In the last five years, researchers projected nearly 58,000 openings every year for college graduates in agriculture, food, renewable natural resources, and the environment. But it was speculated that not enough grads would be available to fill those openings, according to a report by Purdue University in Indiana and the US Department of Agriculture.

Crop and resource production involves managing the land, but many of the openings have been far from plow-to-earth work. In fact, 46 percent of the projected growth was in management and business. Another 27 percent of the new openings were in STEM fields – science, technology, engineering, and math. A further 15 percent centered on green fields like sustainable food and biomaterials production. And the remaining 12 percent of openings were in education, communication, and governmental services.

That means agriculture and natural resources offer something for everyone, and earning a degree opens additional doors. “Expect the strongest job market for plant scientists, food scientists, sustainable biomaterials specialists, water resources scientists and engineers, precision agriculture specialists, and farm-animal veterinarians,” the report states.

Projected employment through 2028 includes thousands of jobs for agricultural and food scientists, animal scientists, food scientists and technologists, and soil and plant scientists. The number of available jobs in these fields is expected to grow by 7 percent through 2028, faster than the average for other occupations.

The variety of this job list in itself reflects the increasing complexity of the food and energy systems. Agriculture and natural resources in the United States are very big business, serving enormous domestic and international markets and utilizing ever-developing logistical, commercial, and technological innovations.

Combine technological changes with environmental challenges like drought and rising temperatures, and the retirement of the Baby Boom generation, and the demand for a younger, highly skilled workforce is clear.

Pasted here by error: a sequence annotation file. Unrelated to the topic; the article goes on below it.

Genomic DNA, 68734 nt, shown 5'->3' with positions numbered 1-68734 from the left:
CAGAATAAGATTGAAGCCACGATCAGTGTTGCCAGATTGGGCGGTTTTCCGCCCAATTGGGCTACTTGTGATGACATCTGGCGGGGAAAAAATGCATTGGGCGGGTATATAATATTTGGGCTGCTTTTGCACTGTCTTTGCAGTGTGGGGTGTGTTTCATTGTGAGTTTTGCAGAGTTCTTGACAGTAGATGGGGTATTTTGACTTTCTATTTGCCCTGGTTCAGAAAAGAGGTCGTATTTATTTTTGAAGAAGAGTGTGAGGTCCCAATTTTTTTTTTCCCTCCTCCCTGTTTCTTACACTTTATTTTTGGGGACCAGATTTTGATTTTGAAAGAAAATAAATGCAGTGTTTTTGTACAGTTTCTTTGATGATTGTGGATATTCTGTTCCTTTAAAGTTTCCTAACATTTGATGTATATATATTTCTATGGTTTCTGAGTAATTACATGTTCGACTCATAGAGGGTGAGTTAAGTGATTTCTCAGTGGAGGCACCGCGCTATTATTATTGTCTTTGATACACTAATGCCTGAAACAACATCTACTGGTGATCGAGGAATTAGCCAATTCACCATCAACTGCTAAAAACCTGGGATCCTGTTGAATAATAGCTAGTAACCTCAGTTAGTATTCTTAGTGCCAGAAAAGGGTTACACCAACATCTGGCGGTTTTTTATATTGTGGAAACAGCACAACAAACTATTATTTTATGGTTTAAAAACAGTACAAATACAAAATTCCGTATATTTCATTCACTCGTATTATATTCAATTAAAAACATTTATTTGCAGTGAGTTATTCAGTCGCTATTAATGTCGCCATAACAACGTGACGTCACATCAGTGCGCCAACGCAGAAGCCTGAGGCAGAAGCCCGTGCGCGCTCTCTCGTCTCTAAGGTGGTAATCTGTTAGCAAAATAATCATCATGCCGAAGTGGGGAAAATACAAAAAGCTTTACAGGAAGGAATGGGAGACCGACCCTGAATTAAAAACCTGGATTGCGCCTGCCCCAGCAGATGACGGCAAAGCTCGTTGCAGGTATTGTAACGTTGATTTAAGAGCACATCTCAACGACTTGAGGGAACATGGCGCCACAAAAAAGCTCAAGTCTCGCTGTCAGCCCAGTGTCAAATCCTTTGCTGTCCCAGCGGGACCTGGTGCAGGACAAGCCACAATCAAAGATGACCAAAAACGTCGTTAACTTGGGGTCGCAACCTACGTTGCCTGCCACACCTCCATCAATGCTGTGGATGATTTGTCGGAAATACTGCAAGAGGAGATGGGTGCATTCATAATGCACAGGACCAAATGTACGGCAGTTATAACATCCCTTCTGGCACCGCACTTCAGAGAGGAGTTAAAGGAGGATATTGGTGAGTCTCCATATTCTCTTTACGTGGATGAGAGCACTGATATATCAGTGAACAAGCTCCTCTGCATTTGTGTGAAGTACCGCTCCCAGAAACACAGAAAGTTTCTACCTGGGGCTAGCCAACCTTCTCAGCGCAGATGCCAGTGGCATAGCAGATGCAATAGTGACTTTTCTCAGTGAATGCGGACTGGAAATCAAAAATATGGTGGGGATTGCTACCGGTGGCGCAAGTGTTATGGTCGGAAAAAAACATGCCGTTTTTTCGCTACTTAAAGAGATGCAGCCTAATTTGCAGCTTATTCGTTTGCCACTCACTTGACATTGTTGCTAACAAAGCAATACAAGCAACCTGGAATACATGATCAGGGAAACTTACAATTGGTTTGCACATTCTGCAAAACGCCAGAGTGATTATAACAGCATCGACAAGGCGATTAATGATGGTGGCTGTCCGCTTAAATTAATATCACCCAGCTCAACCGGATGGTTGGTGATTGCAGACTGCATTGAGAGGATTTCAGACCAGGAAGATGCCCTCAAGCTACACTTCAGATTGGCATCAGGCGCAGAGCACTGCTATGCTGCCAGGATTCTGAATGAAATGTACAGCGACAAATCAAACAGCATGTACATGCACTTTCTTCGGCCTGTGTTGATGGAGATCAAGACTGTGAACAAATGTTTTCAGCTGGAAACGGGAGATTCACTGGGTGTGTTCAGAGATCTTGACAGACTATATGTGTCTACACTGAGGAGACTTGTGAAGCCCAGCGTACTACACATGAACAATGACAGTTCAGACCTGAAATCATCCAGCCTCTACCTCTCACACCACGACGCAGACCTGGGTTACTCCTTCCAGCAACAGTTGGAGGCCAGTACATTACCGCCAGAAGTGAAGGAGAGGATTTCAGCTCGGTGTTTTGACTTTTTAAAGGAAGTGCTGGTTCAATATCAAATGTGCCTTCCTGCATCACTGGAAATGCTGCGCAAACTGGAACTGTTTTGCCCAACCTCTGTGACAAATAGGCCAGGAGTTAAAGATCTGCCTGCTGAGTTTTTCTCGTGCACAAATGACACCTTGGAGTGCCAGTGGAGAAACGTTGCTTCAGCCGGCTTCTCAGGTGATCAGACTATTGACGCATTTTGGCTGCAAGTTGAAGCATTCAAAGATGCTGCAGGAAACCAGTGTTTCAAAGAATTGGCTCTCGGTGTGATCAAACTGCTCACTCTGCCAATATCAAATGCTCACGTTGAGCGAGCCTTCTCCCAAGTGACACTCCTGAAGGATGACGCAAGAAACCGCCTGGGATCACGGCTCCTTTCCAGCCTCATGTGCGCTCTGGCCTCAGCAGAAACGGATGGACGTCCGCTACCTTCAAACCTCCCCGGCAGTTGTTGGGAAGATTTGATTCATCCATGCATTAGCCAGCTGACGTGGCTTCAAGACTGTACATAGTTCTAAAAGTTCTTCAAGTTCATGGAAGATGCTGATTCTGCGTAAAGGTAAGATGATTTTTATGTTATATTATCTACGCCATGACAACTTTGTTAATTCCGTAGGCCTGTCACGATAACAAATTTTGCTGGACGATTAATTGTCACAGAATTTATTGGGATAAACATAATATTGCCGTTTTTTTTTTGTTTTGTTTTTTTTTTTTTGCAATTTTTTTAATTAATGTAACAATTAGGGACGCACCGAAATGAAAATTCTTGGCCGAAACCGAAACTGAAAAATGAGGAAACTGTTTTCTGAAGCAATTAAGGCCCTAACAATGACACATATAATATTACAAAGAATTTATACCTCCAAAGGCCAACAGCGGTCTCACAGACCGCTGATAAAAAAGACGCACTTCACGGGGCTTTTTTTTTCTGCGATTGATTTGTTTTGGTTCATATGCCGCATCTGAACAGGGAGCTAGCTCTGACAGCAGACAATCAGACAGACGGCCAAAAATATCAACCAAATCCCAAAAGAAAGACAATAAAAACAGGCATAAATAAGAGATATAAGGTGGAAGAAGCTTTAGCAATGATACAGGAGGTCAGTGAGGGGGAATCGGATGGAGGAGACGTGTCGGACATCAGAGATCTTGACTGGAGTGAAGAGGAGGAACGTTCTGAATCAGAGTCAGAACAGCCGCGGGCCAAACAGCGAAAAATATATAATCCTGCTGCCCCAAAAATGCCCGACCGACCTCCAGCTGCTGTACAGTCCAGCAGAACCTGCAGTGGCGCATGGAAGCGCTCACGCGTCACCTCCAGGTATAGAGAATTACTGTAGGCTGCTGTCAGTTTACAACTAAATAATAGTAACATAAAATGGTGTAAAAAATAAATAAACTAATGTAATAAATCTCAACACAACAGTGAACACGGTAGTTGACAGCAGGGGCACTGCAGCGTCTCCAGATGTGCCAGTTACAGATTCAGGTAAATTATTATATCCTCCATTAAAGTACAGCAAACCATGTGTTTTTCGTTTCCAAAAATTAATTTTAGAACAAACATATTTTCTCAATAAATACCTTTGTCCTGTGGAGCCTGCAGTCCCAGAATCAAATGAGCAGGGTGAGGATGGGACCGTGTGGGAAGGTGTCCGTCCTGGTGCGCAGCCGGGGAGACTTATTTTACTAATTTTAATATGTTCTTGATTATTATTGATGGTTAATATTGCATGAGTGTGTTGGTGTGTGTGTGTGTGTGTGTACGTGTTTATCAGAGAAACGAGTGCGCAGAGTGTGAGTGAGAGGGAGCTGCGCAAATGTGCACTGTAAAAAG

Graduates of specialized programs “not only are expected to provide answers and leadership to meet these growing challenges in the United States,” the report’s authors note, “but they also must exert global leadership in providing sustainable food systems, adequate water resources, and renewable energy in a world of population growth and climate change.”

Colleges haven’t kept up with demand, though, since they currently graduate only 35,400 trained in such fields each year. That means many new openings will be left unfilled, or filled by those lacking the necessary expertise.

Taking care of business

Between 2015 and 2020, almost half of annual openings in food and environment jobs – 26,700 a year – were in management and business.

Changes in consumer choices for millions of Americans, driven by more health-conscious diets, will contribute to openings in marketing, purchasing, and logistics jobs. E-commerce in every industry is increasing the need for graduates with skills in online marketing, social media, and information technology.

In addition, care of the environment requires business professionals, particularly in renewable wood and biomaterials businesses, which are tied to the construction industry.

Agribusiness Technology at COA and NC State

COA’s Agribusiness Technology program, implemented in 2018, has these future job needs in mind. The degree combines agriculture business training with technology and is specific enough to start students on a career in agriculture, but broad enough to pursue a number of directions in that field of study. The Agribusiness Technology degree is comprised of coursework on the business side, including agricultural accounting, economics, law and finance, and marketing, but also encompasses hands-on courses such as animal science, plant science, soil science and sustainable agriculture.

COA and North Carolina State University’s College of Agriculture and Life Sciences (NCSU CALS) partnered together on the creation of the Agribusiness Technology program. COA students in the program who are interested in transferring to NC State can benefit from the CALS PackTrac program, an advising model that provides a well-defined path for students to easily transition from community college to the four-year university. As part of the program, students are assigned advisors from NC State, in addition to a COA advisor, to help guide them on their path to transfer to NC State.

  For more information on COA’s Agribusiness Technology program, visit

Source: “Employment Opportunities for College Graduates in Food, Agriculture, Renewable Natural Resources, and the Environment, United States, 2015-2020”

Career Outlook

Ag Finance Specialist $32.23 hourly, $76,050 annually
Projected growth (2018-2028) 4.3%
Projected new job openings (2018-2019) 13,700*

Agribusiness Operations Manager $24.23 hourly, $60,510 annually
Projected growth (2018-2028) 11.2%
Projected new job openings (2018-2019) 8,400*

Commercial Farmer/Rancher $43.62 hourly, $100,370 annually
Projected growth (2018-2028) 18.1%
Projected new job openings (2018-2019) 95,600*

Farm Equipment Sales $41.88 hourly, $98,640 annually
Projected growth (2018-2028) 5.3%
Projected new job openings (2018-2019) 36,000*

Farm Labor Contractor $25.45 hourly, $52,930 annually*
Projected growth (2018-2028) 14.9%*
Projected new job openings (2018-2019) 200*

Farm Manager $43.62 hourly, $100,370 annually
Projected growth (2018-2028) 18.1%
Projected new job openings (2018-2019) 95,600*

Grain Buyer $26.32 hourly, $61,680 annually
Projected growth (2018-2028) 6.3%
Projected new job openings (2018-2019) 40,200*

All wages are the median for 2018. All data from Bureau of Labor Statistics and
* National data